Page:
than the farmer can, but thero nre
times when tho producer of hides finds
that the margin between the price paid
for the raw material and the price
asked for finished leather Is so great
Removing the Flesh That Was Left
On In Improper Skinning.
that he determines to do his own tan
ning. For example In certain large
sections of the country a farmer can
hardly give away the hides he has,
yet leather in small pieces costs him
from $1 to $1.50 a pound. To help
him ' In such emergencies the United
States Department of Agriculture has
Just Issued Department Circular 230,
Home Tanning, which gives detailed
directions for making leather for vari
Best Way of Handling.
With the Issuunce of this publica
tion the department now has for dis
tribution, information on the handling
of hides from the skinning of the
unlmal to the care of the leather In
the tlnlshed article such us hurucss,
belts, boots, and shoes. Farmers'
Bulletin 1055, Country Hides and
Skins: Skinning, Curing and Market
ing, recently revised and reprinted for
tho third time, tells hpw to perform
these operations In the most efllclent
manner. In Farmers' Bulletin 1183,
The Care of Leather, also recently
revised und reprinted, are directions
for making leather last longer. Any,
or all, of these bulletins, Including
the new circular, may be obtained
free by writing to the Department of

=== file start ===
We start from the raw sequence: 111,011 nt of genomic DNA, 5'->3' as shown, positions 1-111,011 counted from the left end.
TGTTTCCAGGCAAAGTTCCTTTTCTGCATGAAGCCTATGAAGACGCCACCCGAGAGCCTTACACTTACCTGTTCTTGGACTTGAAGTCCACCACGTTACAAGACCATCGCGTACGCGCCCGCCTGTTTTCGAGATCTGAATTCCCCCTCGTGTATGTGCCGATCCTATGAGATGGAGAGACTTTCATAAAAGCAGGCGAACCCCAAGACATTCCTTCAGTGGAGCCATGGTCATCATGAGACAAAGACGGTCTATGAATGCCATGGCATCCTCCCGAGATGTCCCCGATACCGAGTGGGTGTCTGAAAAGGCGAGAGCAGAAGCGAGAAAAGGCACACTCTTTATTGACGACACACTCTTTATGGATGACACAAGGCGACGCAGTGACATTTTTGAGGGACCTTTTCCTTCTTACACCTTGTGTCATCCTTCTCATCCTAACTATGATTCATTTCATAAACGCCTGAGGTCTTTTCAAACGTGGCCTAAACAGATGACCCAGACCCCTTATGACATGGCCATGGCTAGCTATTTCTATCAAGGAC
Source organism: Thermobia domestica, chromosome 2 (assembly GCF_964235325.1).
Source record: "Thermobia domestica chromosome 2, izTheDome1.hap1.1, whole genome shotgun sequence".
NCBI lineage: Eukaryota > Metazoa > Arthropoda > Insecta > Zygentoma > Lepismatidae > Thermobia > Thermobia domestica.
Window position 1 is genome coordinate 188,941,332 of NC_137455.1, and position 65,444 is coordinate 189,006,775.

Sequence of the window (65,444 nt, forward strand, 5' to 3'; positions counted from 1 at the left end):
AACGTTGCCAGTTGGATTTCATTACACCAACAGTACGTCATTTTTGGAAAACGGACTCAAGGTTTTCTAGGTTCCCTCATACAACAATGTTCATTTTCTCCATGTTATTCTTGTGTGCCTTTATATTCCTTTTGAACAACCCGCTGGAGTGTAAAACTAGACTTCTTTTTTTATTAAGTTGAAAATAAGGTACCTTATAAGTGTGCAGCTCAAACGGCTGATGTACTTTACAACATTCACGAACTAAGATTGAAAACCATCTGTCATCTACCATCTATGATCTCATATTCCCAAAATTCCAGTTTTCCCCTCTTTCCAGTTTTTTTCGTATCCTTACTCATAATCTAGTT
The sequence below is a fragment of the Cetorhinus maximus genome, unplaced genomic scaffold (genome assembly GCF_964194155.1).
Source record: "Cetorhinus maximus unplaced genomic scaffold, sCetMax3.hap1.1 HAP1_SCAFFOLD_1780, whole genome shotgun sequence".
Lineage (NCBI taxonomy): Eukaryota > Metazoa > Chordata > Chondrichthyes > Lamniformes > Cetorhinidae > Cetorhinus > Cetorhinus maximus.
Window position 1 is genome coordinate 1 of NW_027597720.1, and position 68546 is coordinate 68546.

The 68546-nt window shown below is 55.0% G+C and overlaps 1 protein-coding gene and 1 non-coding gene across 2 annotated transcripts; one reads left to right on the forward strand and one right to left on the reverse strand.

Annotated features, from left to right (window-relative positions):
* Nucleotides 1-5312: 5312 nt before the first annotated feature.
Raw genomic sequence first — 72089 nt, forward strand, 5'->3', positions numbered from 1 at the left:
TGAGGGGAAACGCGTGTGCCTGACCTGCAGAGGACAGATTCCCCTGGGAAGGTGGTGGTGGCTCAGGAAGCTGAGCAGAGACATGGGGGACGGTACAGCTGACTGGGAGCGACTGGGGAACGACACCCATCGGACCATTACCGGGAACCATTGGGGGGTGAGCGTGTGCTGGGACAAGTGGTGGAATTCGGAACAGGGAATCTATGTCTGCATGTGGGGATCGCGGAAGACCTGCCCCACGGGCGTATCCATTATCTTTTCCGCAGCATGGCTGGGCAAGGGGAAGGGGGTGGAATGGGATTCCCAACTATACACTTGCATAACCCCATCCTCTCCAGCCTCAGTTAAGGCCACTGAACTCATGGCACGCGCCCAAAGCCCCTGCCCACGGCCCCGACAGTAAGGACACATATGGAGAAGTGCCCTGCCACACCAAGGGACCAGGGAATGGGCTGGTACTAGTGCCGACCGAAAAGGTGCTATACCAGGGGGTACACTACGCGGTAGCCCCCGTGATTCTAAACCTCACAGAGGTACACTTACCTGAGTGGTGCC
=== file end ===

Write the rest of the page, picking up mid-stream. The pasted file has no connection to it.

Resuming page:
Agriculture, Washington, D. C.
Suggestions as to Rates.
In the circular just Issued the farmer
who wishes to do tunning on a small
scale may find explicit directions for
making bark-tanned sole and harness
leather, chrome-tanned leather, and
alum-tanned lace leather. But In case
he wishes to have the tanning done
for him he will And suggestions as to
tho usual practices, rates, and meth
ods of payment. It Is the custom
nmong some tanners who do work for
farmers having only a few hides to
tan a hide for half the leather. That
ts, the farmer sends In a hide and gets
back one-half of It marto Into leather,
usually paying tho shipping charges
both wuys. ,
A list of tanneries that will tan one
or more hides for farmers may be
obtained from tho bureau of chemistry,
United States Department of Agri
culture, Washington, D. C.
When high prlceo are charged for
leather In small quantities It is usually